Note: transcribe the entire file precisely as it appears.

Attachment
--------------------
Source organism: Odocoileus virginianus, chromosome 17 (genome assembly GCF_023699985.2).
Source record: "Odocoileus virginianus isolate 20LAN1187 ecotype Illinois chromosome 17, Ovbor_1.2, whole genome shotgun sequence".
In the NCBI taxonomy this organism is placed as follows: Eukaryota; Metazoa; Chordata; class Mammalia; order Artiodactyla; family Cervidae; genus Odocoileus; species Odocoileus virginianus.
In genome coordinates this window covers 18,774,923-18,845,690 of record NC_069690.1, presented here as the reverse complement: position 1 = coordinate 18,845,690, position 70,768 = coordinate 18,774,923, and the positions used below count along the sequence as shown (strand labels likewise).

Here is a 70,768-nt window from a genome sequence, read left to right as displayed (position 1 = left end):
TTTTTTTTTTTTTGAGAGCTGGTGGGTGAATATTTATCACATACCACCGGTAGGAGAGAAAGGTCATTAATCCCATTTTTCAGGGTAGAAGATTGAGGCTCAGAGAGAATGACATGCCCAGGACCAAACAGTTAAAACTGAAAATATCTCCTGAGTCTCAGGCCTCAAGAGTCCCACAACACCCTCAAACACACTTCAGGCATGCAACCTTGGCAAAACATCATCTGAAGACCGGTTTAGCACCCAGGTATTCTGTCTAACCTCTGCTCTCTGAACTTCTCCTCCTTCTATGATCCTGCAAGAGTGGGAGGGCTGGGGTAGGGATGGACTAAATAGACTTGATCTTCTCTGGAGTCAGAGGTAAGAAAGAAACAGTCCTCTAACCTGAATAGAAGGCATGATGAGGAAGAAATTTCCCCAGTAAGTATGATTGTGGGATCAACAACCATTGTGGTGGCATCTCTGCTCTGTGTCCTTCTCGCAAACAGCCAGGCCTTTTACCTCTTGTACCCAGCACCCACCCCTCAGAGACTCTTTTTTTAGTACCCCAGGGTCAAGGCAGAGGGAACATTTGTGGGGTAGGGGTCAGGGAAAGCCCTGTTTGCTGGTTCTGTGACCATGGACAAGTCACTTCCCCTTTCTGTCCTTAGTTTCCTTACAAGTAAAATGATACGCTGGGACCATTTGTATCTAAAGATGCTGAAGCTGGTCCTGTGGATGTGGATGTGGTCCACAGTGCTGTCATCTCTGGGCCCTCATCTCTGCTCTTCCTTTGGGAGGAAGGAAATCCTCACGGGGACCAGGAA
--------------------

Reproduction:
Source organism: Odocoileus virginianus, chromosome 17 (genome assembly GCF_023699985.2).
Source record: "Odocoileus virginianus isolate 20LAN1187 ecotype Illinois chromosome 17, Ovbor_1.2, whole genome shotgun sequence".
In the NCBI taxonomy this organism is placed as follows: Eukaryota; Metazoa; Chordata; class Mammalia; order Artiodactyla; family Cervidae; genus Odocoileus; species Odocoileus virginianus.
In genome coordinates this window covers 18,774,923-18,845,690 of record NC_069690.1, presented here as the reverse complement: position 1 = coordinate 18,845,690, position 70,768 = coordinate 18,774,923, and the positions used below count along the sequence as shown (strand labels likewise).

Here is a 70,768-nt window from a genome sequence, read left to right as displayed (position 1 = left end):
TTTTTTTTTTTTTGAGAGCTGGTGGGTGAATATTTATCACATACCACCGGTAGGAGAGAAAGGTCATTAATCCCATTTTTCAGGGTAGAAGATTGAGGCTCAGAGAGAATGACATGCCCAGGACCAAACAGTTAAAACTGAAAATATCTCCTGAGTCTCAGGCCTCAAGAGTCCCACAACACCCTCAAACACACTTCAGGCATGCAACCTTGGCAAAACATCATCTGAAGACCGGTTTAGCACCCAGGTATTCTGTCTAACCTCTGCTCTCTGAACTTCTCCTCCTTCTATGATCCTGCAAGAGTGGGAGGGCTGGGGTAGGGATGGACTAAATAGACTTGATCTTCTCTGGAGTCAGAGGTAAGAAAGAAACAGTCCTCTAACCTGAATAGAAGGCATGATGAGGAAGAAATTTCCCCAGTAAGTATGATTGTGGGATCAACAACCATTGTGGTGGCATCTCTGCTCTGTGTCCTTCTCGCAAACAGCCAGGCCTTTTACCTCTTGTACCCAGCACCCACCCCTCAGAGACTCTTTTTTTAGTACCCCAGGGTCAAGGCAGAGGGAACATTTGTGGGGTAGGGGTCAGGGAAAGCCCTGTTTGCTGGTTCTGTGACCATGGACAAGTCACTTCCCCTTTCTGTCCTTAGTTTCCTTACAAGTAAAATGATACGCTGGGACCATTTGTATCTAAAGATGCTGAAGCTGGTCCTGTGGATGTGGATGTGGTCCACAGTGCTGTCATCTCTGGGCCCTCATCTCTGCTCTTCCTTTGGGAGGAAGGAAATCCTCACGGGGACCAGGAA